- July 16, 2020
With the continuing explosion of data piling up across organizations around the world, many are turning to the cloud as an economical way to keep pace with the vast amounts of data they must store, manage, and share. Eventually, much of this data is archived for regulatory, legal, and business reasons while all of it is backed up due to disaster recovery practices.
Historically, organizations have treated backup and archiving separately. Backing up is the process of making a copy of current data so that the backup can be utilized to restore data should an unforeseen circumstance render the original data, unusable. For example, an email server becomes corrupted and the backed up message store needs to be restored quickly. The biggest problem with backups is the data that can be lost between backup cycles (usually 24 hours). In the email server example, the email sent and received between backups is permanently lost when the email server is restored.
On the other hand, the archiving process stores a single copy of data for long-term storage and management for legal, regulatory, and business reasons. A key distinction here is that archived data is usually referred to as the “copy of record” and is typically no longer active.
However, these definitions are changing.
Companies create and follow elaborate backup strategies, and purchase expensive systems and services to ensure they can recover from system problems and outages. However, email systems, records management systems, file shares, and other enterprise systems, are moving to the cloud. Individual employee work data is automatically synchronized to their cloud-based file share accounts (OneDrive). Departmental content and records are made available and distributed via SharePoint Online. Moreover, once in the cloud, data is replicated to ensure durability and high availability—rendering the backup process outdated and obviously unneeded for data stored in the cloud.
So is a backup still needed? In limited circumstances, maybe. The traditional practice of backing up everything and shipping tapes offsite is often error-prone, cost prohibitive, inefficient, and leads to over retention and increasing eDiscovery risk. Nevertheless, companies still do it—and in many cases—they keep backup tapes for 10+ years. The question to ask here is: Are they really going to restore a 10-year-old backup tape if they experience an outage? Probably not.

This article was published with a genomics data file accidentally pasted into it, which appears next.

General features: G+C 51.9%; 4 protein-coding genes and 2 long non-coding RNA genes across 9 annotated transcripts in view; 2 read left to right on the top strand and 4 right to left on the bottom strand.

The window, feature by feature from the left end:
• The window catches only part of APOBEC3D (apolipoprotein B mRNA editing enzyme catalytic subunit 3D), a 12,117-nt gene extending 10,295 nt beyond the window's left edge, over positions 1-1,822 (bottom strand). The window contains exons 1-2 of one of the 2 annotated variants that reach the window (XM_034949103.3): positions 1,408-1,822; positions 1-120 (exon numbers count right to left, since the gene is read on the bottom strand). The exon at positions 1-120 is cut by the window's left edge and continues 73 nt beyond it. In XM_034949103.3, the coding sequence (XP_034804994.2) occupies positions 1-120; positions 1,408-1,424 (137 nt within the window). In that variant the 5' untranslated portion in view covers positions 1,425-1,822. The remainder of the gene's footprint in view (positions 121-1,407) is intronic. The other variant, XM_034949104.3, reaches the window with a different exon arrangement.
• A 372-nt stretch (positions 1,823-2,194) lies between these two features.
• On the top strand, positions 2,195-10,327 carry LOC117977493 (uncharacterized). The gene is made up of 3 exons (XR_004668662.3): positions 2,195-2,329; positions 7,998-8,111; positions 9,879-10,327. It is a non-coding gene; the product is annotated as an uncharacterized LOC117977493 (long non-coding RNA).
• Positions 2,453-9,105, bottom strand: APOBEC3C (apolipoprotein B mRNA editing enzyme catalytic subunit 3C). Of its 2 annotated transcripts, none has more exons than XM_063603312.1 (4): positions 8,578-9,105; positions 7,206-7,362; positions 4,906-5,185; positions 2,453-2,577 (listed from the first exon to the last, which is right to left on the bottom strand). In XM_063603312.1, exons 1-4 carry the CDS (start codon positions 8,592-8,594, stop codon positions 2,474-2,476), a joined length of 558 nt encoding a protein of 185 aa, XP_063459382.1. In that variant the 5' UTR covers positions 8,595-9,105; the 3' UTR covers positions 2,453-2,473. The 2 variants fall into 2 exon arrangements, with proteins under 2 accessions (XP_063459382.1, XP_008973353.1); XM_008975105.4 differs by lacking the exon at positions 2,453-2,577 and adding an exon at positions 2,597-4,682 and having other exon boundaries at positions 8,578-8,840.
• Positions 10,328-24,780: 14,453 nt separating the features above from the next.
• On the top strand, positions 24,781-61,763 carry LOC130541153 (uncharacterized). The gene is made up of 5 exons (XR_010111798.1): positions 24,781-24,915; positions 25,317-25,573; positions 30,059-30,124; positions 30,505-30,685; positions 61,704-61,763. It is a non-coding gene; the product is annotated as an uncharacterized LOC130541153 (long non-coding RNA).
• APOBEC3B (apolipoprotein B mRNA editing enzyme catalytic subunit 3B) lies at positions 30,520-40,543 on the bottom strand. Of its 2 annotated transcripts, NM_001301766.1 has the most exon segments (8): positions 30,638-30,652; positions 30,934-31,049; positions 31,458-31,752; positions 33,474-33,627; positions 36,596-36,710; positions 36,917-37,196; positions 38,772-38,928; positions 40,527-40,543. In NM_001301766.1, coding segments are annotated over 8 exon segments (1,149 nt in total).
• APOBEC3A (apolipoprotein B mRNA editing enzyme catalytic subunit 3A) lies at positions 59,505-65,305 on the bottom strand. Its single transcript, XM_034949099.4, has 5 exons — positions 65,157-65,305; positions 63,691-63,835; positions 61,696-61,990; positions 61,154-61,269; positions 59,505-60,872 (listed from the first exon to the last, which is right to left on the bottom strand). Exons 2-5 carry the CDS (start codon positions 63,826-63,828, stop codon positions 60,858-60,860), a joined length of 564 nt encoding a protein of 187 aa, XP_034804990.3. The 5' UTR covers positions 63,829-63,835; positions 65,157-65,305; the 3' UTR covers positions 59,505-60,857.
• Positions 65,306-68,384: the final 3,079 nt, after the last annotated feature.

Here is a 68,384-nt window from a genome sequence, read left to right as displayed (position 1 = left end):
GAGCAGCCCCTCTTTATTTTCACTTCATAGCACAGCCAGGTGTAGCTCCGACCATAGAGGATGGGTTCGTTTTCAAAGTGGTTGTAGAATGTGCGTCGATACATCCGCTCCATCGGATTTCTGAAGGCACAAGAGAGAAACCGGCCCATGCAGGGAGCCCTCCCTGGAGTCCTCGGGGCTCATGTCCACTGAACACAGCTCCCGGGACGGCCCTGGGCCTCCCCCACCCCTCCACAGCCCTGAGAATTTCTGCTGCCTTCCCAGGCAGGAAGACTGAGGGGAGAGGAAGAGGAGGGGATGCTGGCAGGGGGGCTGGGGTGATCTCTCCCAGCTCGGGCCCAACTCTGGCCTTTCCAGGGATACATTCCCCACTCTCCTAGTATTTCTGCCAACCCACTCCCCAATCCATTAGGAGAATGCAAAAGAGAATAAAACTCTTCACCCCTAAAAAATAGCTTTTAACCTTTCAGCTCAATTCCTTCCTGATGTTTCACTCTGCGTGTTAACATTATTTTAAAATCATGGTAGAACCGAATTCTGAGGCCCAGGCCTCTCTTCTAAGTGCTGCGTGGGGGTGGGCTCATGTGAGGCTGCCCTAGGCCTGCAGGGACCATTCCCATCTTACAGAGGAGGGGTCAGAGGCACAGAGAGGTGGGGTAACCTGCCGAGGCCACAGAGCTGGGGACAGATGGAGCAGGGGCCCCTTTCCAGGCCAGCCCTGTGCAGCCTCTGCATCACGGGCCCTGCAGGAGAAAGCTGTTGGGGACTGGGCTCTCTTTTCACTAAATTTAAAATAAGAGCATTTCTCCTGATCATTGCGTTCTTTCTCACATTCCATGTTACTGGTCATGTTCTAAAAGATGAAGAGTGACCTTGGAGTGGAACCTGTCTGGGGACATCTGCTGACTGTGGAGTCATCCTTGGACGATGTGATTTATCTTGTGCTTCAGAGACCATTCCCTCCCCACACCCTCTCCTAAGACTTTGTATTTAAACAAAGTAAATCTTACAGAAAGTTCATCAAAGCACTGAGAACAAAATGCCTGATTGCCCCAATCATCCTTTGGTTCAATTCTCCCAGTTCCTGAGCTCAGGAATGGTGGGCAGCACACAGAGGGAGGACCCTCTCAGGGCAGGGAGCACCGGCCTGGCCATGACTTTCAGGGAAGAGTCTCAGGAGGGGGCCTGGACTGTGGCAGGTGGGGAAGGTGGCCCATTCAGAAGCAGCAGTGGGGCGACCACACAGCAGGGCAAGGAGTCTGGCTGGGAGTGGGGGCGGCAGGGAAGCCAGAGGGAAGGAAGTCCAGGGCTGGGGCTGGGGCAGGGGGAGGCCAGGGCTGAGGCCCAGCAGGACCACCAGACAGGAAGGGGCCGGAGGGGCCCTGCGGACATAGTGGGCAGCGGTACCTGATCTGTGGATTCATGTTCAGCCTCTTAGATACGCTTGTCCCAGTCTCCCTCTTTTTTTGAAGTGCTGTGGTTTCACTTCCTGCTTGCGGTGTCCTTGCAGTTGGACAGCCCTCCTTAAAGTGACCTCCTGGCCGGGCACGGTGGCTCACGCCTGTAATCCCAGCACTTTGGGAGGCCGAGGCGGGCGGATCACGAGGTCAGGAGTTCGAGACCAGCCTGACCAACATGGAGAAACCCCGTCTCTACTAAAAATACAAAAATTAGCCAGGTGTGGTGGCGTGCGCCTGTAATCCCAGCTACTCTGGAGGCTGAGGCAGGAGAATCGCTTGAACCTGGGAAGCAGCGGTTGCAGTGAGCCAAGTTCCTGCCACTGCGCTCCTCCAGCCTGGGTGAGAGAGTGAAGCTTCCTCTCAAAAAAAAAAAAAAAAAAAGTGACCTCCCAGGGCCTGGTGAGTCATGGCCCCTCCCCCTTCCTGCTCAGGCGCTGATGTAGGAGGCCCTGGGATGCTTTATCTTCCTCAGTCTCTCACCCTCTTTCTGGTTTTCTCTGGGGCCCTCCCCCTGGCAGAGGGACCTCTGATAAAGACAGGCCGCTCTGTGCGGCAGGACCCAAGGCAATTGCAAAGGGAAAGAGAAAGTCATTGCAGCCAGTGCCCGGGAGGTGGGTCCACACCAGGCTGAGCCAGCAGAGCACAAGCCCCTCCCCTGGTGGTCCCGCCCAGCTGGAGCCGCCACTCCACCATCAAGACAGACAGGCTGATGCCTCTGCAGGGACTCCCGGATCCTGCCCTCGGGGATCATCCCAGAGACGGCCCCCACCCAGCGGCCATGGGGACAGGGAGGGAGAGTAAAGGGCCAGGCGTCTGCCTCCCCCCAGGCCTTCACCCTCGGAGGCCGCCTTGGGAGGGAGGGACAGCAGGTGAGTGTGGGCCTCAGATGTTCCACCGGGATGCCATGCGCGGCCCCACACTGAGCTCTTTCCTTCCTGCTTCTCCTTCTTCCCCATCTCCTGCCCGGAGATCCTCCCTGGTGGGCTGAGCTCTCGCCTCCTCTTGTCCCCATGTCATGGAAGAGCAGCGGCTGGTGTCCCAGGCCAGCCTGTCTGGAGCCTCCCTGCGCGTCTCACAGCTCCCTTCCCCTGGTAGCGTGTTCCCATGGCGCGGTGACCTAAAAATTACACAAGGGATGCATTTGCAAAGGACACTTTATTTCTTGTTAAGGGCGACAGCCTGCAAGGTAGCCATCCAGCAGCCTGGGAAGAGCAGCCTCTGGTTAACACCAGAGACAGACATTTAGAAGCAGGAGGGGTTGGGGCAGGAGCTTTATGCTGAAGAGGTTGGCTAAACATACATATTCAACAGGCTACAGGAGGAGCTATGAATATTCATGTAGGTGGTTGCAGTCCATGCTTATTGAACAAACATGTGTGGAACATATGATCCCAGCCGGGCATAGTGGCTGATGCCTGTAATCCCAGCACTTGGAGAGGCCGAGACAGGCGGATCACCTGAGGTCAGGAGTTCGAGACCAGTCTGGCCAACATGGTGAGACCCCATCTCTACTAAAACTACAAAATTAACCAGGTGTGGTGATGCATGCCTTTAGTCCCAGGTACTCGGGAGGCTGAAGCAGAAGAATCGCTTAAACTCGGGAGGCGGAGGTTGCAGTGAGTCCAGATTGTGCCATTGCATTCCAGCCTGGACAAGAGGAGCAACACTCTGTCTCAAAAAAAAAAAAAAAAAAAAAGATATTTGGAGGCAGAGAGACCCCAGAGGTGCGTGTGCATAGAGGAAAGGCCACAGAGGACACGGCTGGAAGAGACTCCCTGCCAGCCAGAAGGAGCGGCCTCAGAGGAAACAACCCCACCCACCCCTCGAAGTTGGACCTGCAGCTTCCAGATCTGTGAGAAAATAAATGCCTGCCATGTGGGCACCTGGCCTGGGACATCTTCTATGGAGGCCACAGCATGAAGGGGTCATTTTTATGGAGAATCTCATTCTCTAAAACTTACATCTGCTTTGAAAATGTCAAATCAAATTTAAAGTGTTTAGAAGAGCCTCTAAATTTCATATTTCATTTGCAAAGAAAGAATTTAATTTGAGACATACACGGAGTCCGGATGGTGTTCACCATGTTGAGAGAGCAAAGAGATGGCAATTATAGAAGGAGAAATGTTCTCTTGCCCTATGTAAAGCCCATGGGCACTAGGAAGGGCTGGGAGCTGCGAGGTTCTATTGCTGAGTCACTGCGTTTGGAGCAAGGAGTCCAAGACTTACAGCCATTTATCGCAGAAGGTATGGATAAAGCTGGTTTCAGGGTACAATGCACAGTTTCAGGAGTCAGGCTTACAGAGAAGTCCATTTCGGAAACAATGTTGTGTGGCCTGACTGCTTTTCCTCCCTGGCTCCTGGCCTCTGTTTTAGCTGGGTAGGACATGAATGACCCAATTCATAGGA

The reality is that some companies maintain these old backups as a substitute for low cost archives. However, finding and restoring these specific files can be extremely slow and expensive.
These days most organizations experience near-zero data loss due because of natural disasters, equipment failures, etc. Due to the massive migration from on premise systems to the Microsoft Cloud and Office 365 including Exchange Online and OneDrive, much of the corporate unstructured data is already synchronized to the cloud, bypassing the need for backup. For those enterprise systems currently not cloud-based, such as departmental file shares that are still being backed up, the obvious strategy is to move towards a cloud-based solution as well.
Archive2Azure, a managed cloud archiving solution from Archive360, provides you with long term archiving of active, low-touch, and inactive files—all managed to granular retention/disposition policies and available to be restored at a moment’s notice in emergencies.
Your legal, compliance and security teams rely on having an immutable copy of all of your emails. Office 365 archiving does not support journaling. So what should we do?
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Bill is the Vice President of Global Compliance for Archive360. Bill brings more than 29 years of experience with multinational corporations and technology start-ups, including 19-plus years in the archiving, information governance, and eDiscovery markets. Bill is a frequent speaker at legal and information governance industry events and has authored numerous eBooks, articles and blogs.